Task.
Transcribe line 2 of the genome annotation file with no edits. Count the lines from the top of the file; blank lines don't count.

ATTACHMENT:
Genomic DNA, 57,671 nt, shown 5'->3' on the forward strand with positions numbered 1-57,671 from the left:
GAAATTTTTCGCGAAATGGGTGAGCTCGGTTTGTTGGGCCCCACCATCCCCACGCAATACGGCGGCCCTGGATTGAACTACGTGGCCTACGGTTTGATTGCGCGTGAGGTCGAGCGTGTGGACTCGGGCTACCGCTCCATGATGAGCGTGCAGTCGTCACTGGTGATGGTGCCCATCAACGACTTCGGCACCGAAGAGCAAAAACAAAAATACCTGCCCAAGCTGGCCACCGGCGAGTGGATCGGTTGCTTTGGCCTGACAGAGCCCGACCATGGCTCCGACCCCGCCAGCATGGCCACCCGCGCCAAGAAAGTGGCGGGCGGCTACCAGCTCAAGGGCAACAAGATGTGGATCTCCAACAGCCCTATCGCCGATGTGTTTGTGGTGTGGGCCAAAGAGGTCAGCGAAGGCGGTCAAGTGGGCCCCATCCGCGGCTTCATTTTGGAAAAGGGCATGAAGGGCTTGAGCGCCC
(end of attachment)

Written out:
GAAATTTTTCGCGAAATGGGTGAGCTCGGTTTGTTGGGCCCCACCATCCCCACGCAATACGGCGGCCCTGGATTGAACTACGTGGCCTACGGTTTGATTGCGCGTGAGGTCGAGCGTGTGGACTCGGGCTACCGCTCCATGATGAGCGTGCAGTCGTCACTGGTGATGGTGCCCATCAACGACTTCGGCACCGAAGAGCAAAAACAAAAATACCTGCCCAAGCTGGCCACCGGCGAGTGGATCGGTTGCTTTGGCCTGACAGAGCCCGACCATGGCTCCGACCCCGCCAGCATGGCCACCCGCGCCAAGAAAGTGGCGGGCGGCTACCAGCTCAAGGGCAACAAGATGTGGATCTCCAACAGCCCTATCGCCGATGTGTTTGTGGTGTGGGCCAAAGAGGTCAGCGAAGGCGGTCAAGTGGGCCCCATCCGCGGCTTCATTTTGGAAAAGGGCATGAAGGGCTTGAGCGCCC